Reward Management: A Critical Text

Reward Management: A Critical Text

Reward Management: A Critical Text

Reward Management: A Critical Text


This thoroughly revised edition adopts a critical and theoretical perspective on remuneration policy and practices in the UK, from the decline of collective bargaining to the rise of more individualistic systems based on employee performance. It tackles the conceptual issues missing from existing texts in the field of HRM by critically examining the latest academic literature on the topic.

Fully updated to cover the Chartered Institute of Personnel and Development's reward syllabus, and offering a less prescriptive alternative to current texts for HR practitioners and MBA students, this new edition includes:

  • new chapters on executive reward, pensions and benefits
  • clear routes to assist the student reader in the journey through this complex area
  • a strong contextual framework to enable better understanding

The second edition of Reward Managementis an essential read for all those studying or with an interest in human resource management, performance management and reward.


Janet Druker and Geoff White

This book explores the dimensions of reward management and the direction of policy and practice in recent years. It is not intended as a prescriptive text. Rather we aim to analyse the influences shaping reward practices, identifying trends and exploring the rationale for change. Each chapter is written by an academic specialist in the field and provides a survey and critical analysis of recent research on the topic covered. Unlike many prescriptive texts on reward, which tend to concentrate on the techniques and technical details of reward management, this book provides an employee relations perspective on the subject. It takes its starting point from the contested nature of the employment relationship in which different stakeholders will have differing agendas and objectives. the book therefore seeks to challenge the mainstream unitary or normative approaches that typify much of the writing on reward management, especially that emanating from North America. in doing so, we aim to provide the reflective practitioner or student with an understanding of underlying influences impacting on reward management – laying a basis for a more critical and longer-lasting understanding of the subject.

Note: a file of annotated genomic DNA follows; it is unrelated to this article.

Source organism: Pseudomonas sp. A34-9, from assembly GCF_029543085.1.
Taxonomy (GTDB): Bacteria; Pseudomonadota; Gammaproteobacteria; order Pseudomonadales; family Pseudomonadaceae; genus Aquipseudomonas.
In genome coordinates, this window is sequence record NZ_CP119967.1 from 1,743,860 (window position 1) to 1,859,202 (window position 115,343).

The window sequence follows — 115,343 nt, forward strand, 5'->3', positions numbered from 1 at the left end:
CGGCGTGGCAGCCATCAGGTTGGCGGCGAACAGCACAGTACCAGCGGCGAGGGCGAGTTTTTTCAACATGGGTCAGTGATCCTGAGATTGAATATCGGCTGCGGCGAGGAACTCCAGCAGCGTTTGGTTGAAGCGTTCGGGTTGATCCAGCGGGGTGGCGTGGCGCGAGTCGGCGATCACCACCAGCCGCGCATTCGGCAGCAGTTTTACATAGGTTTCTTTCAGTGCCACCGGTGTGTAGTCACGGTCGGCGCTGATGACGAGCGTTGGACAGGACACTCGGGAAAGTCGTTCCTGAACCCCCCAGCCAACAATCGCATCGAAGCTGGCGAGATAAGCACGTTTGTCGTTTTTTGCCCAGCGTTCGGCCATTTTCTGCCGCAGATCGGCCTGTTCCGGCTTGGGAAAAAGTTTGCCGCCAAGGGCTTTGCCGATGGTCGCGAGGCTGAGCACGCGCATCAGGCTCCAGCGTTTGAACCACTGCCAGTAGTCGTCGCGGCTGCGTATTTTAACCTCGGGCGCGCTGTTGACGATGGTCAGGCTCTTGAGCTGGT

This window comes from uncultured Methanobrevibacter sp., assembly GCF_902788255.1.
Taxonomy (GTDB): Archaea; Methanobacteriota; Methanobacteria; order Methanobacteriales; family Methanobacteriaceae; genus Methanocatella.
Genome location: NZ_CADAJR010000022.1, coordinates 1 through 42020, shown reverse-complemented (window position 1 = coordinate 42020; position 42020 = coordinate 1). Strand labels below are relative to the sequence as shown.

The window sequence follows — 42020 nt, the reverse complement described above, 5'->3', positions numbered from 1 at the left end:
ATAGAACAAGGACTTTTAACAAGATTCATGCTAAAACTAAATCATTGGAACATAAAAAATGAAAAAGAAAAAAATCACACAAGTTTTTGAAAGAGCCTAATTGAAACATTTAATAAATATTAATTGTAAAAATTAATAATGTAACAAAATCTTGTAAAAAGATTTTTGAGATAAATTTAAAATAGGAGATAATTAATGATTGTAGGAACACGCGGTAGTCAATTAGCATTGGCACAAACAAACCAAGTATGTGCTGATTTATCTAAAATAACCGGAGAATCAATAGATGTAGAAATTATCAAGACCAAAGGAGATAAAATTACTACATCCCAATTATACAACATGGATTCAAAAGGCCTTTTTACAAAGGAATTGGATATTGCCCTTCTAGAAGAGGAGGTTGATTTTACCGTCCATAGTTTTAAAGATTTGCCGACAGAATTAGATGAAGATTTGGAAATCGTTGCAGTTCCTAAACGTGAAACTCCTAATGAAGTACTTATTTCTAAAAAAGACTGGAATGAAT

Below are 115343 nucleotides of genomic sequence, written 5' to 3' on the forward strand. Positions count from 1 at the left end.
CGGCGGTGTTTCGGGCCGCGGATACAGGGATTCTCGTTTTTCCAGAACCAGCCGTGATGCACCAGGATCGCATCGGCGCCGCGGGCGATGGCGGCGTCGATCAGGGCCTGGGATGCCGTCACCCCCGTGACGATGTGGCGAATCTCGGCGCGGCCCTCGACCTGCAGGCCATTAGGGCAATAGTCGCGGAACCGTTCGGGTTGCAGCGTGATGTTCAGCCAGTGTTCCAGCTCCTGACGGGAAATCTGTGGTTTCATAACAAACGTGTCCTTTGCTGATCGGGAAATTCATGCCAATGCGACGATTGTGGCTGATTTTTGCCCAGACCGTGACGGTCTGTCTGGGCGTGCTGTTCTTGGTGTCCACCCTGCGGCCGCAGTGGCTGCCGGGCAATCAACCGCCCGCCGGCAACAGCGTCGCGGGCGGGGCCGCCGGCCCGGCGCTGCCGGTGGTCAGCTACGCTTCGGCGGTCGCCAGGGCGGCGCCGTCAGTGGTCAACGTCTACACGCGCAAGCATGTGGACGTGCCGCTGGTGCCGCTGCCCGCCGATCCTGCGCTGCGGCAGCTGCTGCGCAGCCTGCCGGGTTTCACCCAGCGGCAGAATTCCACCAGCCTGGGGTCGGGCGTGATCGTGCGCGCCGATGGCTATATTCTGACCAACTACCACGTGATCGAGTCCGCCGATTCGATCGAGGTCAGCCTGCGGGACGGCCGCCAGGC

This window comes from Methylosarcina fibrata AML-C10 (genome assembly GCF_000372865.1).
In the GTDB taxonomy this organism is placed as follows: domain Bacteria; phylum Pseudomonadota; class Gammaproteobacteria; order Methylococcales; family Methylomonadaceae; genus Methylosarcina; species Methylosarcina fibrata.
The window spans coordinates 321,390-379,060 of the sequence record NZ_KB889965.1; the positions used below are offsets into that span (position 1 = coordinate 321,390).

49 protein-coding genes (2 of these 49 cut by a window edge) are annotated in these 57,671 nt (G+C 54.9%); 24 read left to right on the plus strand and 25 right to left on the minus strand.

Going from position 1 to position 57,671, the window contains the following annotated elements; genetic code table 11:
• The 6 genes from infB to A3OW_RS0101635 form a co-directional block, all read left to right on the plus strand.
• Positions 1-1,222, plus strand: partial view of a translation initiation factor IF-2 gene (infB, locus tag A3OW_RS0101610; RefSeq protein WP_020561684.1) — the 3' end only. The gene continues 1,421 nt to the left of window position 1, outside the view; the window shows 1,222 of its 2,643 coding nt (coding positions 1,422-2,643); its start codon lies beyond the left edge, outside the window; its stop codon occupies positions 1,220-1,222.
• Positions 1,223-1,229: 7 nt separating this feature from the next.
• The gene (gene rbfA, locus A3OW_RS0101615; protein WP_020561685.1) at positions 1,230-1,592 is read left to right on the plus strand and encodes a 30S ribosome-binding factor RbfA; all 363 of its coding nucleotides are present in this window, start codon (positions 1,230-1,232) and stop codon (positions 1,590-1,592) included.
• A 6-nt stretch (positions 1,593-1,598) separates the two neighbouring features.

When the first edition was published, eight years ago, the (then) Institute of Personnel and Development in Britain had only recently re-written the professional education syllabus to provide more explicitly for the study of ‘reward management’. This now features as a core area of study within the Chartered Institute of Personnel and Development’s professional syllabus, acknowledging the significance of reward as an important lever through which business organisations achieve their objectives. This adjustment – which in itself might seem to be a minor change – reflects the importance of this subject in the context of wider changes in work organisations and in the relationships that they engender. the last decade has been one of debate about these issues – not only in the uk and the developed economies but in developing economies too. the chapters that follow draw on recent literature reflecting on these debates, exploring the meaning and implications for reward practice. This edition of the book has two new chapters – executive pay and pensions – to reflect the important debates taking place in those areas of reward.

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